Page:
He might have appeared frail but his voice was anything but and his elegant hands swam before his face shaping and underscoring the lyrics story.

I had interviewed Scott a few years before this evening, as he sat propped up on a nest of pillows on his bed at the Culver Hotel reminiscing about his improbable career full of soaring highs, seemingly irrecoverable lows, dead-ends and sharp switchbacks — a career that in many ways was much like the haunting, other-worldly contours of his singular voice. He was still angry about some bad deals and shyster business practices and outcomes that had laced his career, but overall was grateful that he was still pulling audiences in, still on the road, still juggling offers and options.

That afternoon he told me: “This activity of ‘show business’ has practically been my life. Then,” he shrugs, “there are disgusting parts to think about. But, I’m glad too. Because you realize that … there might not be a second chance to recoup anything concerning your career. But fortunately, for me, that’s the joy. Being able to continue the work and still love it. It’s not a showoff thing for me. It’s a life that I have had to live.”

Scott died Thursday at his home in Las Vegas. He was 88.

My full L.A. Times piece here.

My favorite Jimmy Scott.

(top image: Jimmy Scott from the documentary “Jimmy Scott: If You Only Knew”)

some jazz appreciation

OF THE many Thelonious Monk quotes that get tossed around (and there are a plenty many), my favorite is his answer to the much-asked question “Where is Jazz going?”

Monk’s retort was quick and sharp: “Where’s jazz going? I don’t know. Maybe it’s going to hell. You can’t make anything go anywhere. It just happens.”

I was reminded of this the other night at Walt Disney Concert Hall as a friend and I settled in into a nice aerie of seats above the stage for a concert featuring pianist Brad Mehldau and his trio and tenor saxophonist Joshua Redman fronting his quartet. Tables turned, I for once was the very happy “plus-one” this evening. redman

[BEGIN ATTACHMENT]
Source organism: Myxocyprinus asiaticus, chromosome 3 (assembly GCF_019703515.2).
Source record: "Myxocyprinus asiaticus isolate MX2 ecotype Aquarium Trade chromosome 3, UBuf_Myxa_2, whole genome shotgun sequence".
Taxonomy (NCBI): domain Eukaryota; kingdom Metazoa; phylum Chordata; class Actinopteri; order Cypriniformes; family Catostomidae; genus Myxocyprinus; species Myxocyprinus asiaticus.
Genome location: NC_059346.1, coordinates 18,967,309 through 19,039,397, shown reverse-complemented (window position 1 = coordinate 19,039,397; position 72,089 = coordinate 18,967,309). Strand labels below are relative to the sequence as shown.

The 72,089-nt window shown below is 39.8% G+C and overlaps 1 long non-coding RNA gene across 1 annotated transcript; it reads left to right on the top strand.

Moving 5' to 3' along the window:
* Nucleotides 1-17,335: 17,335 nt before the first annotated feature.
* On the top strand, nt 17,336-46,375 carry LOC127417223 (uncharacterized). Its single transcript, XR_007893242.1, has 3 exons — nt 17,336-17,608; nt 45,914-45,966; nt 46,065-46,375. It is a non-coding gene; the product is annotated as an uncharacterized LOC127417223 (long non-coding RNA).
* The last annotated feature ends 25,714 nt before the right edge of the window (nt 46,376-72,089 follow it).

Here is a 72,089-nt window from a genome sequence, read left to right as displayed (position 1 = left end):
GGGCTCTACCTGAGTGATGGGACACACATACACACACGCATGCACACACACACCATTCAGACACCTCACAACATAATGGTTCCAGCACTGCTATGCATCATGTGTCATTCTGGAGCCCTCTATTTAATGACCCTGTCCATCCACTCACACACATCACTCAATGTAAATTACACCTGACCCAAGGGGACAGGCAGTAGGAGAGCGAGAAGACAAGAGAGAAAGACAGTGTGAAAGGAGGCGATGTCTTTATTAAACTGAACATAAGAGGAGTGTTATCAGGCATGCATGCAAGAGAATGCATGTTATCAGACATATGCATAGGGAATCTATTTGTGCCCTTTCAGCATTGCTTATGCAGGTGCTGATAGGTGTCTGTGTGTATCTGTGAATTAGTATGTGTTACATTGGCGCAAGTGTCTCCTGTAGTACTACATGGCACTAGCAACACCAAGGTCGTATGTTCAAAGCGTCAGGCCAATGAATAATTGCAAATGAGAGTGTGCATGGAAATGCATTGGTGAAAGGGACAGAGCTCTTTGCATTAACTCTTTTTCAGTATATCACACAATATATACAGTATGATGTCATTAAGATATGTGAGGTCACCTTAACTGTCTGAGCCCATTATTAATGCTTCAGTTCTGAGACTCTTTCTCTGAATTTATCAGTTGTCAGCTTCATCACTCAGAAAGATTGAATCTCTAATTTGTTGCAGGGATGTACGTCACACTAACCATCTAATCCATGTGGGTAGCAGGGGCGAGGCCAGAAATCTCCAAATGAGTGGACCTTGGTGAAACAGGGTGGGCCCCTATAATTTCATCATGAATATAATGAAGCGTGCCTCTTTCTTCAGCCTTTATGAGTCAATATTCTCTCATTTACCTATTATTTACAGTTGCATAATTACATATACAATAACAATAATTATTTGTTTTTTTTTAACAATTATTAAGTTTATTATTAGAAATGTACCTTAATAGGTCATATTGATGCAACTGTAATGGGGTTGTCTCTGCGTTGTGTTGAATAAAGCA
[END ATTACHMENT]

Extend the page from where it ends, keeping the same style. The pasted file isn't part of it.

I had spent so much of my early jazz-listening days running around hoping I could hear the last of the masters play in person. I got to see many — Elvin Jones, Stan Getz, Max Roach. But there were so many I had missed, some by just a hair. It always hit hard when a name would float up in an obituary, another one down, another one gone. It was like chasing ghosts.

What I heard in Wednesday night’s show was sure evidence of the past and a promise for the future. Music 2012 Brad Mehldau Where Do You Start Two master musicians in the prime of their playing years showing not telling and, in the process, eloquently answering that question. Mehldau’s set was a study in flowing introspection — standards, originals and a props-nod to lesser-known players of the bebop/post-bop era (Case-in-point: You bet I went home and pulled out some Elmo Hope). Redman’s quartet came out swinging — literally: A solid, mood- shifting groove. The quartet went on to lay out a collage of tunes that were pulled both from the American Songbook (a crack-your-heart-wide-open interpretation of “Stardust” for one) and originals — late in the set Redman stared down one his own compositions “GJ”, which he introduced with this admission. “Well, I wrote it, now I’ve got to stick with it.”

And sewn within that tossed off remark, yet another promise.

Here’s that nod to Elmo Hope that sent me digging:

Jazz Appreciation month is off to a very good start …